Illegal immigrant couple jailed for posing as Grenfell Tower victims and claiming more than £125,000

The illegal immigrants researched the names of those who died in the Grenfell Tower before posing as survivors


                            Illegal immigrant couple jailed for posing as Grenfell Tower victims and claiming more than £125,000

Two "parasitic" fraudsters who pretended to be Grenfell Tower survivors "in the wake of human tragedy" have been jailed for more than six years collectively.

Elaine Douglas, 51, and Tommy Brooks, 52, who have been living in the UK illegally since 2002, spent more than £120,000 of tax payers' money  after being granted pre-paid credit cards and stays at the Radisson Blue Edward Hotel. The devious Jamaican nationals had told the Royal Borough of Kengsinton and Chelsea they lived in a flat on the 19th floor.

The couple were only caught out nearly a year later when investigators realised the flat number they gave was actually on the floor below. Douglas was jailed for three years and three months behind bars while Brooks was jailed for three years at Isleworth Crown Court on July 13.

72 people died after a huge fire engulfed Grenfell Tower, a west London residential tower block, on June 14 2017 (Getty Images)
72 people died after a huge fire engulfed Grenfell Tower, a west London residential tower block, on June 14 2017 (Getty Images)

Sentencing, Judge Nicholas Wood said: "I regard this as a parasitic fraud in the wake of a human tragedy." He said both defendants had "high culpability" in a "planned and sophisticated" fraud.

The judge then read out a victim impact statement from genuine Grenfell resident Manuel Alves who said: "Words cannot explain how disgusted I am that these individuals have had the audacity to commit such a stunt. They have violated the real victims and have abused the system that has been put in place to help us.

More than 200 firefighters and 40 fire engines responded to the fire at the 24-storey block in North Kensington (Getty Images)
More than 200 firefighters and 40 fire engines responded to the fire at the 24-storey block in North Kensington (Getty Images)

Prosecutor Benjamin Holt also read from two heartbreaking victims statements.

Bellal Elguenuni, who was at home during the fire, said: "My wife and kids suffered physical and mental injuries as a result of the fire. My was in a coma for three weeks as was (sic) two of my children. I'm a community member of Grenfell United which is an organisation that was formed for fire survivors and bereaved families and to give supportwhere needed.

"As a member of Grenfell United, I have spoken to most of the residents of Grenfell Tower and the community. I knew and was friends with many. However, the fight for justice has been stalled by the fraudsters taking advantage of such a horrific tragedy. This undermines our fight, deflected media coverage from the more important issues and has affected our credibility as a community."

"The impact of a crime like this goes beyond financial gain for a fraudster and threatens those seeking justice... and the 72 people that are no longer with us. I knew and was friends with a great many of our community who sadly perished in the fire and their loss hurt us greatly."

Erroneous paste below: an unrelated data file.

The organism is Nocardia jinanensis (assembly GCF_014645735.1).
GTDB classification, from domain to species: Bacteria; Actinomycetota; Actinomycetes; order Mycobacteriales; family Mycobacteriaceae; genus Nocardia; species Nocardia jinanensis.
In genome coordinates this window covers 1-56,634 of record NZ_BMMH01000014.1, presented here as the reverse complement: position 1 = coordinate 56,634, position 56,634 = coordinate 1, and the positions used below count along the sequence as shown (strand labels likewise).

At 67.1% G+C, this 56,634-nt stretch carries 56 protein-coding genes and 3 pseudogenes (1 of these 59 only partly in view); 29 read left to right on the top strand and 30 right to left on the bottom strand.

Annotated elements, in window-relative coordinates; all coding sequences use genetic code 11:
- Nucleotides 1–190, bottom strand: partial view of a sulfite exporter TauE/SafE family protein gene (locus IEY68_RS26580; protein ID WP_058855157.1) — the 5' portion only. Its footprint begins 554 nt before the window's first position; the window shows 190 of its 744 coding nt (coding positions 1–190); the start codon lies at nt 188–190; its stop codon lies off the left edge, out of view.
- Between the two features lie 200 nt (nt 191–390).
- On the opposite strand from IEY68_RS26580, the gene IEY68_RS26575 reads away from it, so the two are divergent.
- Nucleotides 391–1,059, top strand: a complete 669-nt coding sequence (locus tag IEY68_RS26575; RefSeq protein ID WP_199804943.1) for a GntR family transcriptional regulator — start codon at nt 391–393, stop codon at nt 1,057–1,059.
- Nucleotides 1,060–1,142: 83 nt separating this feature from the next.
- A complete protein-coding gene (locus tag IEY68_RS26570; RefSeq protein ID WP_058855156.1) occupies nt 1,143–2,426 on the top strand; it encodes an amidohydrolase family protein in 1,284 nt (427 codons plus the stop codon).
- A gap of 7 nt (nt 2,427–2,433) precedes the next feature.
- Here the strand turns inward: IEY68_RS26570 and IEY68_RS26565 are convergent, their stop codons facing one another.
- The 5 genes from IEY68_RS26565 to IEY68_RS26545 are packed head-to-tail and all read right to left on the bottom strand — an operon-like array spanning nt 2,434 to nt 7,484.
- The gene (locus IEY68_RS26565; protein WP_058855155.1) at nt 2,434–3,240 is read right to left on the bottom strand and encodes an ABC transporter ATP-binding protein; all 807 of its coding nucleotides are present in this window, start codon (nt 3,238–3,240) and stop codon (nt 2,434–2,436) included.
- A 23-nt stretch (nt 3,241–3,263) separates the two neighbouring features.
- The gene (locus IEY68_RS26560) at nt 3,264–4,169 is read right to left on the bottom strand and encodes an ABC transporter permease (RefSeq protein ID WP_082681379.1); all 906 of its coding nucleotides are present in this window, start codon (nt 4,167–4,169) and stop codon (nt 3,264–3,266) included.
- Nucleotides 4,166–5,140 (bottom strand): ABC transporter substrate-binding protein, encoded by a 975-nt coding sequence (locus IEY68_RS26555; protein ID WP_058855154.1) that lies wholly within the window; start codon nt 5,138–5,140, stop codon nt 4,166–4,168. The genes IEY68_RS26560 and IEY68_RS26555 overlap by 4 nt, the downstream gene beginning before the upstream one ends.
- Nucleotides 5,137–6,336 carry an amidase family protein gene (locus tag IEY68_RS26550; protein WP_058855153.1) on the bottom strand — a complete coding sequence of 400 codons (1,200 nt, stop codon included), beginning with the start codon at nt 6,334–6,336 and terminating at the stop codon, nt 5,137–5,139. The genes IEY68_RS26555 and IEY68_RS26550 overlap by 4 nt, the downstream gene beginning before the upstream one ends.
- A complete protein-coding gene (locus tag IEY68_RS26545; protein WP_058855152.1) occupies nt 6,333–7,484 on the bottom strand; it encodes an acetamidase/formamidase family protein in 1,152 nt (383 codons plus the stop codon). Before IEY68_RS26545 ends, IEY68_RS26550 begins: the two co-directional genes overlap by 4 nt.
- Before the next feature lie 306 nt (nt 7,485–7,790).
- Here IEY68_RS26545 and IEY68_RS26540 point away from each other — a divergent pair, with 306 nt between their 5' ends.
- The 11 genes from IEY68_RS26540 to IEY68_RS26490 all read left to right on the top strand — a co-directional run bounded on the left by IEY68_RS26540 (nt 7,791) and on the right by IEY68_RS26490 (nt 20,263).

Footage has shown the fire spreading up one side of the building externally, before engulfing the entire block (Getty Images)
Footage has shown the fire spreading up one side of the building externally, before engulfing the entire block (Getty Images)

In another witness statement, Edward Daffarn said: "The impact of the fraud on the Grenfell Community has widespread and serious consequences. On one level it impacts on both the bereaved and ex residents, reopening wounds that they are desperately trying to heal.

"It's upsetting beyond words to learn that the tragedy of Grenfell Tower is being used by individuals so they can exploit misery for their own gain. It's pouring salt on the wounds of the bereaved ex Tower residents to know that the deaths and trauma we have had to endure is seen as an opportunity for others to profit and exploit. I'm sickened that anyone should seek to benefit from my own misery and the misery experienced by my neighbours."

Kate Middleton, Prince William and Prince Harry at the Grenfell Tower National Memorial Service at St Paul's cathedral on December 14, 2017 in London. (Photo by Stefan Rousseau-WPA Pool Getty Images)
Kate Middleton, Prince William and Prince Harry at the Grenfell Tower National Memorial Service at St Paul's cathedral on December 14, 2017 in London. (Photo by Stefan Rousseau-WPA Pool Getty Images)

He said in addition to the "personal misery" the fraud has "wider ripples".

He said: "Every time the words fraud and Grenfell are seen together, the collective feelings of the general public turn in a negative fashion towards our community."

Detective Superintendent Matt Bonner, the senior investigating officer for Operation Northleigh, said: "I have previously described the actions of those who exploited the tragedy for their own personal gain as truly appalling. Not only have their actions exploited the aid and support intended for those most affected, but they also risk misrepresenting the Grenfell community as they continue to try and come to terms with their grief.

"My thoughts remain with the Grenfell community at this difficult time, the genuine victims who should continue to be at the heart and centre of all we do."

Author: Grainne Cuffe

© South West News Service